Starring: Michael Fassbender, Katherine Waterston, Billy Crudup, Danny McBride
Director: Ridley Scott
The crew of a pilgrim ship heading for a new world are woken by an accident 7 years from their destination, and the deaths of their crew make them wary of re-entering cryosleep. Enter a chance transmission from a habitable planet right nearby, which means they can settle here and now. But is it too good to be true?
As the crew investigate the transmission, two of their number fall ill with a strange parasite which bursts through their skin, and the only survivor on the planet seems to be a sinister android called David, a creature we met before in Prometheus.
It’s a strange film. In the timeline, it sits after Prometheus, which was a prequel to the Alien franchise. It tells more of the story of the evolution and creation of the alien xenomorph, and explores questions of creation and God, with a little less focus on pregnancy and those themes than earlier films. It does some original things with the aliens themselves, which is quite creative, and the design elements here are really impressive, with the effects, locations and spaceship looking really beautiful.
However, the film lacks any urgency overall, which is kind of central to a thriller. Partly, this is because a large amount of time is spent with Michael Fassbender as two different generations of synthetic human, the original David and a later version, Walter. The relatshionship between the two is oddly homoerotic, and perhaps incestuous, if you think about it. David is overplayed a bit as a creative and intellectual robot, a sociopath in the Hannibal mould. But with long screen time spent on him, he almost feels like a protagonist rather than the antagonist.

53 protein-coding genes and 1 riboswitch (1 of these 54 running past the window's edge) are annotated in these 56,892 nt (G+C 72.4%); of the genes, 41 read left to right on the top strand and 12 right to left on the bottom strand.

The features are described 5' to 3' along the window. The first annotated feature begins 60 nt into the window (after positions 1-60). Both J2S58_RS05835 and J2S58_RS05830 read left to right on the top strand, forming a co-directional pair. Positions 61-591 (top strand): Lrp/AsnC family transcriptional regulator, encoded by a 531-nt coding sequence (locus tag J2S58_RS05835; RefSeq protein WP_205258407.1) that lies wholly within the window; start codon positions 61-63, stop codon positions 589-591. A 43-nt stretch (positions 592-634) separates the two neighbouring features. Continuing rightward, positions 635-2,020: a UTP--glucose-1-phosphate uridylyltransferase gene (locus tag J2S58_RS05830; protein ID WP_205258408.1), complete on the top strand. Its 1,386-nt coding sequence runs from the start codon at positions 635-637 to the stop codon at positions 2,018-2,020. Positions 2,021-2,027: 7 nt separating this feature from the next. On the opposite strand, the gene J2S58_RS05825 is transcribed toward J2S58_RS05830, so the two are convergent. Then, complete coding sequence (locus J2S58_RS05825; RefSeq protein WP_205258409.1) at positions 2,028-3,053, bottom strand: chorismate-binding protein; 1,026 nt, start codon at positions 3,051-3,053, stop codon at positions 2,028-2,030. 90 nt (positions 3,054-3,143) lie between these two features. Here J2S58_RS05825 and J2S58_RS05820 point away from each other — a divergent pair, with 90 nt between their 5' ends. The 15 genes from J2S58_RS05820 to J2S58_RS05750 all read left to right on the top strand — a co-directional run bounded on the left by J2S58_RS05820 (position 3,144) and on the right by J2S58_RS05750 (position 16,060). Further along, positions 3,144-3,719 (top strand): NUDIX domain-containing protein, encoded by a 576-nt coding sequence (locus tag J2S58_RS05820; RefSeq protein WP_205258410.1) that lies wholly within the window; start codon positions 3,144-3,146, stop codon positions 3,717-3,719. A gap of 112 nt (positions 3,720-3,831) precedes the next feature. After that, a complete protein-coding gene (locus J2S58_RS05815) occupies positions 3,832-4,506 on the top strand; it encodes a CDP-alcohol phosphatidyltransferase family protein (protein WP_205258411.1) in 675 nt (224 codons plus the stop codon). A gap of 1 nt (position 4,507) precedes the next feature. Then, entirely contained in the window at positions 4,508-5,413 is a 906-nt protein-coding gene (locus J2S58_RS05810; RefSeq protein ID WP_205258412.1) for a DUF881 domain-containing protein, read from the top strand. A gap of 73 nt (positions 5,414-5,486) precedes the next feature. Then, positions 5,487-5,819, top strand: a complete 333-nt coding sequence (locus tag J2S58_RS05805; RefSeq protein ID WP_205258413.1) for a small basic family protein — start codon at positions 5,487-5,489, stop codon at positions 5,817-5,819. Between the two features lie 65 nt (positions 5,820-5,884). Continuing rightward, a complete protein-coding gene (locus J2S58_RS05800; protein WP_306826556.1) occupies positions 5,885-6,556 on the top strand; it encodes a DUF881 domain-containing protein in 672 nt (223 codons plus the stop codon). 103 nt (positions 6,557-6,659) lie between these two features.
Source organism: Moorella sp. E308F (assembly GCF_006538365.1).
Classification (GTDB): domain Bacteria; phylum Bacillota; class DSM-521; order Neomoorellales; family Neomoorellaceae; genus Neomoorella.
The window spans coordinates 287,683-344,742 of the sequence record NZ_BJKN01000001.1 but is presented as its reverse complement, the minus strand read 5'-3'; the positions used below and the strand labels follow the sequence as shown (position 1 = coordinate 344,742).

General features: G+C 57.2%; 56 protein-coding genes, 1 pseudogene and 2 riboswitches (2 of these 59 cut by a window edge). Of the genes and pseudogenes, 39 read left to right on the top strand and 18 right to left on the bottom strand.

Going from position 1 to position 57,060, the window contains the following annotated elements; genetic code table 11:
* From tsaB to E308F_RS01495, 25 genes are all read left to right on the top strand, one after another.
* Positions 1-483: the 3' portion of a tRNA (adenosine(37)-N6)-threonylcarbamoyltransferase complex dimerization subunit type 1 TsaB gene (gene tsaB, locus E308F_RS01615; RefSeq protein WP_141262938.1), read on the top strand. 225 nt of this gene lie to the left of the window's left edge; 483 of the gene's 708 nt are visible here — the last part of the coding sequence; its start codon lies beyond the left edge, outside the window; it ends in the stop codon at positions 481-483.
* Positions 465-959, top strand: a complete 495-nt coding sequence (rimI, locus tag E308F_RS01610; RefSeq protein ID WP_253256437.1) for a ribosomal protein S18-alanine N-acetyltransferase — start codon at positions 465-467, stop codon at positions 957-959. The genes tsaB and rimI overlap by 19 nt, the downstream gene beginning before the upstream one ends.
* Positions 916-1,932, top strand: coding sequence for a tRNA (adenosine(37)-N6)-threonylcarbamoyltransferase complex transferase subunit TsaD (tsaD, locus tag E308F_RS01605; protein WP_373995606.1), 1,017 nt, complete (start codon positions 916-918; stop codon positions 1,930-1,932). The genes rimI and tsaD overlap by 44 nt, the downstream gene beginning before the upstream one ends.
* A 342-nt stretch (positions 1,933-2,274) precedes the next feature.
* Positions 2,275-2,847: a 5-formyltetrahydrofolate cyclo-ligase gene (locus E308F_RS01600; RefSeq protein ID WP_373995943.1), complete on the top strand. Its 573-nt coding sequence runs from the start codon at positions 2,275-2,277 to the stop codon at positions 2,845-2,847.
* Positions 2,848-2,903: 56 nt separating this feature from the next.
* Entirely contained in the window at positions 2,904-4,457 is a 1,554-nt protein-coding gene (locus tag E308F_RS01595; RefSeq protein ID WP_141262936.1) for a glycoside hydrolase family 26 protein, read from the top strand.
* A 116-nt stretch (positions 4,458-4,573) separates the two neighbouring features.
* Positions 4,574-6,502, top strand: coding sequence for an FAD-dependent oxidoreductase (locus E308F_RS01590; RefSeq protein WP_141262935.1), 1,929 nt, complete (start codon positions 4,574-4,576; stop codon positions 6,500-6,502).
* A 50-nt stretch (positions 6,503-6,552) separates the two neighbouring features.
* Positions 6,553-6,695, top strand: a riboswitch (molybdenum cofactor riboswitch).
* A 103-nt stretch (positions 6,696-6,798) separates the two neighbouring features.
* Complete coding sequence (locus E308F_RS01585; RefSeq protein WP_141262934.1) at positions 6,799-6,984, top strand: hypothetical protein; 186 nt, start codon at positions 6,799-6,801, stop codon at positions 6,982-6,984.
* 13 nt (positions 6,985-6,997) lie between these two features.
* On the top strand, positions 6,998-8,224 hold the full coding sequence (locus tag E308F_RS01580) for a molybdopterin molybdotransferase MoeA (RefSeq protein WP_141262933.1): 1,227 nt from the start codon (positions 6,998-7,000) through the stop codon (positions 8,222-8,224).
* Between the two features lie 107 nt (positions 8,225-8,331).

The crew of the ship Covenant, which gives the film it’s title, are all rather dull. They generally have one facial expression each, and there are a few too many of them for them all to get enough screen time for you to care what happens to them. Their deaths are wonderfully sudden and bloody, but there’s no real tension built around it. They generally make foolish emotional decisions, which for me made them feel disposable in the sense that they create the situations that lead to their deaths. The leader is a fool who spouts almost biblical quotes and has little spine, there’s a cowboy who talks about the crews tits and “heroically” makes idiotic decisions, and there’s Katherine Waterston as Daniels, who is a one note Ripley wannabe, without her natural grace and confidence. She’s fine, but we should have more of her if she’s our protagonist.
Generally, there are no real stakes for these people, not enough escalation and since we barely know them, no tension. It’s functional as a science fiction film, but it’s a less than average thriller. But for the 5th film in a series, it’s pretty much what you’d expect. I miss the old days of Alien and Aliens.
See It If: if you’re an Aliens Franchise fan. It doesn’t reach the thrilling heights of the first and second films so might not please those who aren’t devotees and just want a sci-fi survival horror.